So that the manner in which the above recited features of the present invention can be understood in detail, a more particular description of the invention, briefly summarized above, may be had by reference to embodiments, some of which are illustrated in the appended drawings. It is to be noted, however, that the appended drawings illustrate only typical embodiments of this invention and are therefore not to be considered limiting of its scope, for the invention may admit to other equally effective embodiments.
To facilitate understanding, identical reference numerals have been used, wherever possible, to designate identical elements that are common to the figures.
The principles of the present invention relate to a hierarchical-based communication session management system that indexes client's communication preferences and network attribute information. Indexing is used to generate dynamic group membership lists that map into communication groups. Indexing is replicated at control nodes in the network overlay to allow distributed management of group membership. Send/receive operations are decoupled through data distribution and the indexing structure. Senders and receivers register their group communication interests to a parent node in the hierarchy. The session control structure aggregates client interest and dynamically updates replicas at control nodes which are selected according to the changes in registered client interest. The indexing structure has self-managing properties for automatic clustering based on client session and data interests, and dynamic partitioning of the session/data interest attribute space. Group membership is managed by querying the indexed session/data distribution management structure and mapping output to communication groups.
It is contemplated that some of the method steps discussed below are implemented as software processes. However, as is well known, software processes, and thus the method steps discussed below, may be implemented within hardware and/or in firmware. As such, the method steps described herein are intended to be broadly interpreted as being equivalently performed by software, hardware, or a combination thereof. The network middleware device 100 also contains input-output circuitry 140 that forms an interface between the various functional elements, application servers, and users that communicate with the network middleware device 100.
An embodiment of the present invention maps application and network level information to form a common abstraction where clients, network resources (network level objects), and application level information is represented as objects defined by multiple attributes. Network resources are comprised of virtual IDs and network attributes such as network position parameters, network fanout, and delays. Application objects include group membership objects that are comprised of a list of parameters for group identification, an index of network objects in the group; and virtual content objects that include IDs and content holders.
The maps containing application level information and network resources are used for controlling information dissemination according to application constraints. Examples of controlled information dissemination include partitioning a group object on server resources for distributed group membership control and managing group membership for overlapping sets of overlay nodes at control overlay nodes.
What follows makes reference to a dynamic session management of virtualized network object IDs such as servers, referred to herein as “S1 . . . S4;” clients, referred to herein as “C1 . . . C8;” the elements of the session management model are: the network 3D maps, referred to herein as “S1(S11, S12, S13), . . . C1(C11, C12, C13), . . .” containing the position of the servers and clients in the network space; the application/virtual space partitioning partitions, referred to herein as “P1 . . . P16;” the client partition mapping Client-Partition map describing the interest of the clients in application space partitions, referred to herein as: “C1(P1,P2); C2(P6,P7,P8); C3(P1,P2,P5);” the content objects, referred to herein as: “o1 . . . o10;” the content objects partitioning/replication map, referred to herein as: “P1(o1, 02, o3); P2(o4),” and the Server-Partition map, referred to herein as “S1 (P1, P2, P5), S2(P1, P2, P4).” The maps are used to construct a multi-attribute indexing structure that indexes the network and application level objects; the indexed network and application objects are grouped such that to satisfy network/application constraints as response time (e.g. server S1 satisfies the grouping constraint—the network delay to clients Cl, C3 is bounded), capacity constrains. This result of the grouping process are membership lists containing network objects: e.g. (S1)(C1,C3), the partitions associated with each group: (P1, P2) and the application objects corresponding to these partitions (o1, o2, o3, o4). The reference signs used herein to refer to the various object IDS are used for the purposes of clarifying explanation. Some of these reference signs may be used further in the Figures that follow.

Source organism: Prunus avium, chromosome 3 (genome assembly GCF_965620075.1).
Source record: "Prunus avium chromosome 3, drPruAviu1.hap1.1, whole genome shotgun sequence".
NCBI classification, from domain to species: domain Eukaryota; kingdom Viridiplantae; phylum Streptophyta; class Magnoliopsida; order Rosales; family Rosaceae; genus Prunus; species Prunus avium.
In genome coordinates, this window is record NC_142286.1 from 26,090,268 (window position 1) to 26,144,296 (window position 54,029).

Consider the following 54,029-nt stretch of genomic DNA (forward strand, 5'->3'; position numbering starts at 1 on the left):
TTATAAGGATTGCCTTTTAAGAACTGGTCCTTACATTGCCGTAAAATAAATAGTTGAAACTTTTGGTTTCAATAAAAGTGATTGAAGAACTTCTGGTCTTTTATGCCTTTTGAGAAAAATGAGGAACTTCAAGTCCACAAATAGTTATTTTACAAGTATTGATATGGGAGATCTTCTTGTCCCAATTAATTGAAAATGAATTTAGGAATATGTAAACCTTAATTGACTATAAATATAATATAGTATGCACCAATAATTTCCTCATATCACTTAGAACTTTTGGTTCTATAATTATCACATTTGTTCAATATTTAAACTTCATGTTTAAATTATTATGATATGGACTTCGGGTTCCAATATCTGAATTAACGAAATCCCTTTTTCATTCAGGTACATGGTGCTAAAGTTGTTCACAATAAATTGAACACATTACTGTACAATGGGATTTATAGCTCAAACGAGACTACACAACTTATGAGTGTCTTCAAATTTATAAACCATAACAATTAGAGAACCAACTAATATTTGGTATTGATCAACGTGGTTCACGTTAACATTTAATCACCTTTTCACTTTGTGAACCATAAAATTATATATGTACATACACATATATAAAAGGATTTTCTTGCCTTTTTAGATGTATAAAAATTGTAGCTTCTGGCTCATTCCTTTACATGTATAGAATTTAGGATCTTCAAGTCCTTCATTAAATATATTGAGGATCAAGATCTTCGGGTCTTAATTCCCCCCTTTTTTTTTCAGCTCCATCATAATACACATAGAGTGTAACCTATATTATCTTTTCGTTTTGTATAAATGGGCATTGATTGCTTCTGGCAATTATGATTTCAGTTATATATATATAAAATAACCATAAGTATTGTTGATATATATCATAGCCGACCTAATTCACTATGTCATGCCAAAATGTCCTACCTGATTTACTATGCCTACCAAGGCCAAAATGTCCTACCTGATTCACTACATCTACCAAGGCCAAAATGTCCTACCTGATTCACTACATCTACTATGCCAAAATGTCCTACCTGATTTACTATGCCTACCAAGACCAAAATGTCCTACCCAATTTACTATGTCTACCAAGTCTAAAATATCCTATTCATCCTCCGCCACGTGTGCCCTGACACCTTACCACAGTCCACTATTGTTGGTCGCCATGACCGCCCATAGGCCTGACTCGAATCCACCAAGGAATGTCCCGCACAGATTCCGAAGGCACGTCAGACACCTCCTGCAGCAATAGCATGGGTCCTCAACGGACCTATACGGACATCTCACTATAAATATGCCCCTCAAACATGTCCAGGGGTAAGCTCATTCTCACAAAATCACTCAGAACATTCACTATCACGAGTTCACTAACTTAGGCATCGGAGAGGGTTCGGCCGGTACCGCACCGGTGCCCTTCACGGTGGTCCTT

Embodiments of the inventive communication session and data distribution management system make use of several types of virtual maps. A first type is content replication map in which the map indicates the partitioning of the content on available network resources. A cell in the content partition is a collection of content objects (e.g. files, data streams, media objects). A content replication map indicates the set of content cells that are replicated at each network resource (servers).
Another type of map is a communication interest (session) partition map. A session map indicates the partitioning of current communication interest subjects to show the communication interest subjects in each partition cell.
Yet a more general representation of a map is an application object map in which objects (communication interest objects, content objects, etc.) defined by an application are partitioned in a space defined by a set of associated descriptors. The objects are then mapped to network resources. The mapping of application objects partitioning into network resources can be done by allocating multiple partitions per network resource and replication of a partitions at multiple network resources.